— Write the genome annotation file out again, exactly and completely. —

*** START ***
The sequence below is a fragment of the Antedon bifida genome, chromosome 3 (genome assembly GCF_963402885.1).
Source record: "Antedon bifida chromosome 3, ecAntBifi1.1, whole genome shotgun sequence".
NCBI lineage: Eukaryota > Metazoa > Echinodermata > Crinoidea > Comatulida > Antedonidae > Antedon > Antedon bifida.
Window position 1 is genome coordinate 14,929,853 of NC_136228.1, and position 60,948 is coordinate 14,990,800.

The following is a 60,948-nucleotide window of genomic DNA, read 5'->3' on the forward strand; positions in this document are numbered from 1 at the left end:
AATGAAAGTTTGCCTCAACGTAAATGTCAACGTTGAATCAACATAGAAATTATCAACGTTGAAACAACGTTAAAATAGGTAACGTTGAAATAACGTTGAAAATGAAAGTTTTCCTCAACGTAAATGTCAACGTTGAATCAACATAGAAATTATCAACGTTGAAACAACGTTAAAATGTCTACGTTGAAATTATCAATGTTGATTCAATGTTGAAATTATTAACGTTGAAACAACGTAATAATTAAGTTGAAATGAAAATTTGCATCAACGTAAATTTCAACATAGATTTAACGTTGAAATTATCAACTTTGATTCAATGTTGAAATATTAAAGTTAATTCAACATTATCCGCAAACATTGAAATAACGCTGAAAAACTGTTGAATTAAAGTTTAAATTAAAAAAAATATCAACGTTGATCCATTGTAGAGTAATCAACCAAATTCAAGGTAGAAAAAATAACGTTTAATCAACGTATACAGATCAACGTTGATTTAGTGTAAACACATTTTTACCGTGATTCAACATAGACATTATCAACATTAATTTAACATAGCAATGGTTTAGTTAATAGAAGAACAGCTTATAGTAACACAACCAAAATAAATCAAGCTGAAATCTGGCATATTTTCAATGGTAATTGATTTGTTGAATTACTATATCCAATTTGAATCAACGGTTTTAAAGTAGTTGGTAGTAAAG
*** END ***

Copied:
The sequence below is a fragment of the Antedon bifida genome, chromosome 3 (genome assembly GCF_963402885.1).
Source record: "Antedon bifida chromosome 3, ecAntBifi1.1, whole genome shotgun sequence".
NCBI lineage: Eukaryota > Metazoa > Echinodermata > Crinoidea > Comatulida > Antedonidae > Antedon > Antedon bifida.
Window position 1 is genome coordinate 14,929,853 of NC_136228.1, and position 60,948 is coordinate 14,990,800.

The following is a 60,948-nucleotide window of genomic DNA, read 5'->3' on the forward strand; positions in this document are numbered from 1 at the left end:
AATGAAAGTTTGCCTCAACGTAAATGTCAACGTTGAATCAACATAGAAATTATCAACGTTGAAACAACGTTAAAATAGGTAACGTTGAAATAACGTTGAAAATGAAAGTTTTCCTCAACGTAAATGTCAACGTTGAATCAACATAGAAATTATCAACGTTGAAACAACGTTAAAATGTCTACGTTGAAATTATCAATGTTGATTCAATGTTGAAATTATTAACGTTGAAACAACGTAATAATTAAGTTGAAATGAAAATTTGCATCAACGTAAATTTCAACATAGATTTAACGTTGAAATTATCAACTTTGATTCAATGTTGAAATATTAAAGTTAATTCAACATTATCCGCAAACATTGAAATAACGCTGAAAAACTGTTGAATTAAAGTTTAAATTAAAAAAAATATCAACGTTGATCCATTGTAGAGTAATCAACCAAATTCAAGGTAGAAAAAATAACGTTTAATCAACGTATACAGATCAACGTTGATTTAGTGTAAACACATTTTTACCGTGATTCAACATAGACATTATCAACATTAATTTAACATAGCAATGGTTTAGTTAATAGAAGAACAGCTTATAGTAACACAACCAAAATAAATCAAGCTGAAATCTGGCATATTTTCAATGGTAATTGATTTGTTGAATTACTATATCCAATTTGAATCAACGGTTTTAAAGTAGTTGGTAGTAAAG